April 8th, 2015
Blaming Facebook is a popular train of thought, also for scientists. They already conducted many studies on the psychological effects of the social network, most of them negative. While some researchers used experiments, others just gathered information through questionnaires, thus making it impossible to tell whether Facebook use influenced emotions or emotions influenced Facebook use.
1. Facebook drives you crazy
In the Israel Journal of Psychiatry and Related Sciences Dr. Uri Nitzan describes three of his patients as they experience pscychotic episodes while using Facebook. In NY Daily News he explains that the three patients did not have a pscyhotic history but were vulnerable because of seperation or loss of a loved one. Their at first comforting Facebook relationships eventually turned into negative influences when they started having delusions about the connection through the computer.
2. Facebook decreases loneliness
German researchers studied the effects of posting on Facebook, by conducting an experiment . They asked some subjects to post more than normally and others to carry on using Facebook as they pleased. They then asked about the feelings of both participant groups. It turned out that deliberately posting more decreased the subject’s loneliness, because it made them feel more connected to their friends, regardless of how many reactions they received.
3. Facebook makes people think others have better lives
Two researchers from the University of Utah discovered through questionnaires that those who have used Facebook longer agree more that others are happier, and agree less that life is fair. Furthermore, those that include more people whom they do not personally know as their Facebook “friends” agree more that others have better lives.
4. Facebook causes distress through diminished self-esteem
Two researchers from the University of Texas looked at the impact of Facebook on feelings of distress. They found a direct negative impact on distress, and an indirect impact through information overload and reduced self-esteem.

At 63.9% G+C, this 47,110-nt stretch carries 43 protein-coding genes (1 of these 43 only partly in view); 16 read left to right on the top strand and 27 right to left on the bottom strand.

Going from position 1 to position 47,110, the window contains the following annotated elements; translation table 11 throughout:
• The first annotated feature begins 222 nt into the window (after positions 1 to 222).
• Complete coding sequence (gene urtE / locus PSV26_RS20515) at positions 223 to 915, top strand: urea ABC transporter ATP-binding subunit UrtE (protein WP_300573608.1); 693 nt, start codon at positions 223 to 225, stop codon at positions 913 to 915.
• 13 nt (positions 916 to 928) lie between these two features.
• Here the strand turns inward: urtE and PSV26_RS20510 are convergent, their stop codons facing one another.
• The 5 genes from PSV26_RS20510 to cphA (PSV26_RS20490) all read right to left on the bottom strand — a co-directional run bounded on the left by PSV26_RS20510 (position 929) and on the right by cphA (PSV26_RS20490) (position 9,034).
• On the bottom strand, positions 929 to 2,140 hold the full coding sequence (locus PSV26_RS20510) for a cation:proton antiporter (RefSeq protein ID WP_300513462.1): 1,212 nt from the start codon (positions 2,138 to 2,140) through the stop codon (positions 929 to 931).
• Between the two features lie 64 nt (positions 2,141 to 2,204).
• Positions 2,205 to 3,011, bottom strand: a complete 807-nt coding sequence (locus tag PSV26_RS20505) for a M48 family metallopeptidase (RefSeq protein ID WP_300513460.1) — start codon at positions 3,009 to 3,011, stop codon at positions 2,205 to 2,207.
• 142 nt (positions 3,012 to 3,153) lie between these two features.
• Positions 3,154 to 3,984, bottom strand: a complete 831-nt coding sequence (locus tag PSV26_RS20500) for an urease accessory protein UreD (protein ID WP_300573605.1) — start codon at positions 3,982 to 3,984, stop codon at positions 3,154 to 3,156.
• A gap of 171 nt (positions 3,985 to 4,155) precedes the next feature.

5. Facebook enhances self-esteem
Two scientists from New York found that selective self-presentation in digital media may enhance self-esteem. ‘Becoming self-aware by viewing one’s own Facebook profile enhances self-esteem rather than diminishes it’, they write. Participants that updated their profiles and viewed their own profiles during the experiment also reported greater self-esteem
6. Facebook ruins romance
A survey of a group of American researchers shows that more facebook use is associated with more negative relationship outcomes. This was only the case for relatively new relationships.
7. Facebook influences people’s dealing with break-up
Stephanie Tom Tong investigated what happened after a romantic break-up. She writes that partners may take advantage of the system’s information visibility and the relative invisibility of movement. This depens on relational factors, social factors (perceived network approval of Facebook surveillance), and individual privacy concerns.
8. Facebook obstructs people’s personal growth after break-up
Tara C. Marshall investigated what the effect of this surveillance behavior is on the emotional state of the persons involved. She found that people that did not stay facebook friends with their former partner reported less negative feelings, sexual desire, and longing for the former partner, but lower personal growth. In this particular case Facebook may thus ‘obstruct the process of healing and moving on from a past relationship’
Before you delete your profile, realize that Facebook is just communication. Any form of communication between humans is very complex, so you can find in it all kinds of effects and associations.
Photo: Flickr, Wade Morgen
Source: NY Daily News
Fenne große Deters, & Matthias R. Mehl (2013). Does Posting Facebook Status Updates Increase or Decrease Loneliness? An Online Social Networking Experiment Social Psychological and Personality Science DOI: 10.1177/1948550612469233
Stephanie Tom Tong (2012). Facebook Use During Relationship Termination: Uncertainty Reduction and Surveillance Cyberpsychology, Behavior, and Social Networking DOI: 10.1089/cyber.2012.0549
Tara C. Marshall (2012). Facebook Surveillance of Former Romantic Partners: Associations with PostBreakup Recovery and Personal Growth Cyberpsychology, Behavior, and Social Networking DOI: 10.1089/cyber.2012.0125
Clayton RB, Nagurney A, & Smith JR (2013). Cheating, Breakup, and Divorce: Is Facebook Use to Blame? Cyberpsychology, behavior and social networking PMID: 23745615
Chen W, & Lee KH (2013). Sharing, Liking, Commenting, and Distressed? The Pathway Between Facebook Interaction and Psychological Distress. Cyberpsychology, behavior and social networking PMID: 23745614
Gonzales AL, & Hancock JT (2011). Mirror, mirror on my Facebook wall: effects of exposure to Facebook on self-esteem. Cyberpsychology, behavior and social networking, 14 (1-2), 79-83 PMID: 21329447
Chou HT, & Edge N (2012). “They are happier and having better lives than I am”: the impact of using Facebook on perceptions of others’ lives. Cyberpsychology, behavior and social networking, 15 (2), 117-21 PMID: 22165917
Nitzan U, Shoshan E, Lev-Ran S, & Fennig S (2011). Internet-related psychosis−a sign of the times. The Israel journal of psychiatry and related sciences, 48 (3), 207-11 PMID: 22141146
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